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Photos courtesy of AVing.net
Thin is in, again

This week at the 2006 Korea Electronics Show, Samsung showed off a 17-inch AMOLED that was only 12mm thick -- the panel itself is only 1.8mm thick. Being one of the thinnest in the world, the display is based on organic LED technology and produces brightness and image quality to LCD displays available today. This display is able to run at 1600x1200 resolution, which is the sweet spot for many of today's larger format displays. At 17-inches however, 1600x1200 may be a bit too much for some.

Performance for the new AMOLED screen also appears to be excellent. Pixel response time is rated at an extremely fast 0.01ms. The screen has a constrat ratio of 1000:1 and a brightness rating at 400cd/m2. In terms of specifications, both constrat and brightness appear to be on par with most of today's popular LCD panels, which indicates that AMOLED technology definitely has room for maturity. Full specifications are as follows:
  • Screen size: 345.6 x 259.2mm
  • Aspect ratio: 4:3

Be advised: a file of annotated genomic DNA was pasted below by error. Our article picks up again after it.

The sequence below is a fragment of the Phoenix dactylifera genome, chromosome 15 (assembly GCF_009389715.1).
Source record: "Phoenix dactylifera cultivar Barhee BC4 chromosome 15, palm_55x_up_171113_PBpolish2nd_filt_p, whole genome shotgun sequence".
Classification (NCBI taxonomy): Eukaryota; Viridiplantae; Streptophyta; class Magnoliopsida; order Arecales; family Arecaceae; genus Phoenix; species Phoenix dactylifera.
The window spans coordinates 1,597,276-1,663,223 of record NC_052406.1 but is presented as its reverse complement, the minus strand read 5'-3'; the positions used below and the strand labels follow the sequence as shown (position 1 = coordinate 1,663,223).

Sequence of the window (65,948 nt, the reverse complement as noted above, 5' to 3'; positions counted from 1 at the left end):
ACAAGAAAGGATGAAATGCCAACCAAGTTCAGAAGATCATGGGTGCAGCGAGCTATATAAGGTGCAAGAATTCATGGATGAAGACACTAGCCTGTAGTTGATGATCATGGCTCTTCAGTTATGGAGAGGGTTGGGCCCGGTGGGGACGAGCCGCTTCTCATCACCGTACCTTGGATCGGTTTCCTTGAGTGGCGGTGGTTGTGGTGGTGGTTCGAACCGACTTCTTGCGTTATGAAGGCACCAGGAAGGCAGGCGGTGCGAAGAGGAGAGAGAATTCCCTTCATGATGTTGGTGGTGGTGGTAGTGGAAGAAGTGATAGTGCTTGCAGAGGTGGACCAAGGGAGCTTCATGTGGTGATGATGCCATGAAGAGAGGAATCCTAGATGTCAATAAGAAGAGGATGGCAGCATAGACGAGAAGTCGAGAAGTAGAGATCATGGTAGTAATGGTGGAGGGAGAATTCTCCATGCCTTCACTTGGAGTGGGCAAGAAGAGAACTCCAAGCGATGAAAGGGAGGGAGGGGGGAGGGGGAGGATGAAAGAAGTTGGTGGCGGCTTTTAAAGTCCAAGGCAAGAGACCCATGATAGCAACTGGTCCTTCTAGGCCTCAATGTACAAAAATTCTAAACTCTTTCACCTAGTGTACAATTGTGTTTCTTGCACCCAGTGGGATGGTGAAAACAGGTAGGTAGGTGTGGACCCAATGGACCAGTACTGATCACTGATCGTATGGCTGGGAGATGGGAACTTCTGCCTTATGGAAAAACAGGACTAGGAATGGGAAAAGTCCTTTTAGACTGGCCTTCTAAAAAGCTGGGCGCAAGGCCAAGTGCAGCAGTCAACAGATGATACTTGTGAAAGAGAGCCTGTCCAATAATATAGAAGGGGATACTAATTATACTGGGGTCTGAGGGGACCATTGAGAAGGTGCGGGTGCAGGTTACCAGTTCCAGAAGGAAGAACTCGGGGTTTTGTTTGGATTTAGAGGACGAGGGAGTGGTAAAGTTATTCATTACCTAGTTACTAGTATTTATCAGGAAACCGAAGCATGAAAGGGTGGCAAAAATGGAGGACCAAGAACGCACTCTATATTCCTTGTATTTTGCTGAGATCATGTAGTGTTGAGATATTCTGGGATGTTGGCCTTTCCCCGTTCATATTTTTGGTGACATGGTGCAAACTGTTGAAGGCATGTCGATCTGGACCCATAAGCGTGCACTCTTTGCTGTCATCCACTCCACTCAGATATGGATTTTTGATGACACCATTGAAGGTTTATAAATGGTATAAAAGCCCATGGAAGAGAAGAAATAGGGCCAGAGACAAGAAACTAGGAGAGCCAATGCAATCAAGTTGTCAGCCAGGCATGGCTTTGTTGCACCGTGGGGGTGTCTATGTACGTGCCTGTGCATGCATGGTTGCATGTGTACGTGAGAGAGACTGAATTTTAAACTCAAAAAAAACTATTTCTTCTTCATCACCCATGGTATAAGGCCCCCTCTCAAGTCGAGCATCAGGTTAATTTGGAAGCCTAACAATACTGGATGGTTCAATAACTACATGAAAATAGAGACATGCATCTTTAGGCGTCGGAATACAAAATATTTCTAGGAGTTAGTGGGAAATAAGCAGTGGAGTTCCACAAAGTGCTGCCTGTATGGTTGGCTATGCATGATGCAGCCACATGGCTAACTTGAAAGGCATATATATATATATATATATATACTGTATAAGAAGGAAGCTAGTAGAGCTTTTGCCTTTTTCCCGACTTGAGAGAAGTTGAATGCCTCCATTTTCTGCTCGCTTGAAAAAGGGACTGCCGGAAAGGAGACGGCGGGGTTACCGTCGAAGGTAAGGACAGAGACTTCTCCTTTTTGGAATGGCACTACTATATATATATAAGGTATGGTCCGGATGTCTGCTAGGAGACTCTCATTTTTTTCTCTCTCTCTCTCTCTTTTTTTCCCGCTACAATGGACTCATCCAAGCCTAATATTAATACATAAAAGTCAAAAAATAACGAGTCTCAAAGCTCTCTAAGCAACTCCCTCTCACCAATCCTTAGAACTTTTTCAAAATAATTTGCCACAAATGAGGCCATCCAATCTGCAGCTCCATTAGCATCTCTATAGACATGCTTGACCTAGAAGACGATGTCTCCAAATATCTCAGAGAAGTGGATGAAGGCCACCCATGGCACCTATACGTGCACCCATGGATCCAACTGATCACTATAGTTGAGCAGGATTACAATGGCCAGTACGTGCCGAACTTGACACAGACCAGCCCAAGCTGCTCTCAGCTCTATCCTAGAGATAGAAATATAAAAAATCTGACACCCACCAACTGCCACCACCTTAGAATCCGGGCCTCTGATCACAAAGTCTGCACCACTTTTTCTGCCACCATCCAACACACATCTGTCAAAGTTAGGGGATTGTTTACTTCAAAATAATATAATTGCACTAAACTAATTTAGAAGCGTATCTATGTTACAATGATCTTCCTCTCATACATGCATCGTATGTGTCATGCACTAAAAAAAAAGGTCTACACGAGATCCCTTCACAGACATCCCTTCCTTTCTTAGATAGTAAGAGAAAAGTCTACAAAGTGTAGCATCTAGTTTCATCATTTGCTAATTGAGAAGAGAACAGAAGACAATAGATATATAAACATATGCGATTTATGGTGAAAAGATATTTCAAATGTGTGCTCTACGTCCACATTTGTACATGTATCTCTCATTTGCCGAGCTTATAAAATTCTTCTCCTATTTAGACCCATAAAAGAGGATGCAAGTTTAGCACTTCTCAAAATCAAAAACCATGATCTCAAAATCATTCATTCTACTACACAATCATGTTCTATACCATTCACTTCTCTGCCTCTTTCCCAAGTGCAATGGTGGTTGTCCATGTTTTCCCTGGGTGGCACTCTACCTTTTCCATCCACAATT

• Viewing angle: >170 degrees
  • Resolution: 1600 x 1200 (UXGA)
  • Pixel pitch: 216um
  • Response time: 0.01ms
  • Colors: 262,144
  • Brightness: 400cd/m2
  • Contrast ratio: 1000:1
One of the current limitations appear to be the color support of the screen, supporting only 262K colors instead of the millions of colors of today's LCDs. The other issue is that most consumers expect screens to be produced in a 16:9 or 16:10 aspect ratio these days. The 4:3 aspect ratio is definitely on the way out.

Despite a few needed improvemnts, it's clear that AMOLED technology holds a great deal of promise. Thin products are becoming the norm and TVs and displays being thin are no exception.


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By peternelson on 10/23/2006 11:57:02 PM , Rating: 2
I think you will find John Logie Baird (the UK inventor of television) used a scanning system with a 1:1 aspect ratio by scanning with a rotating disc.

Therefore your patent would fail under "prior art" considerations.

I think widescreen is useful, but I also have an HP 1740 rotatable 4:3> 3:4. Vertically this is superb for web browsing as I find that most sites when they fill the screen horizontally can be read completely in the vertical without scrolling and that saves a lot of time.

To take advantage of the human eye's viewport, several screens (of 4x3 or 16x10) can be placed side by side, and multiple screen use has a lot of advantages.


By Le Québécois on 10/24/2006 2:34:23 AM , Rating: 2
Well...just so we understand each other...the 1:1 ratio WAS irony.

And the wide screen thing at the gaming company I was talking about, I never said they didn't use more than one 16:10 monitors, just that it was the ratio used by the whole staff( except maybe for the receptionist.)


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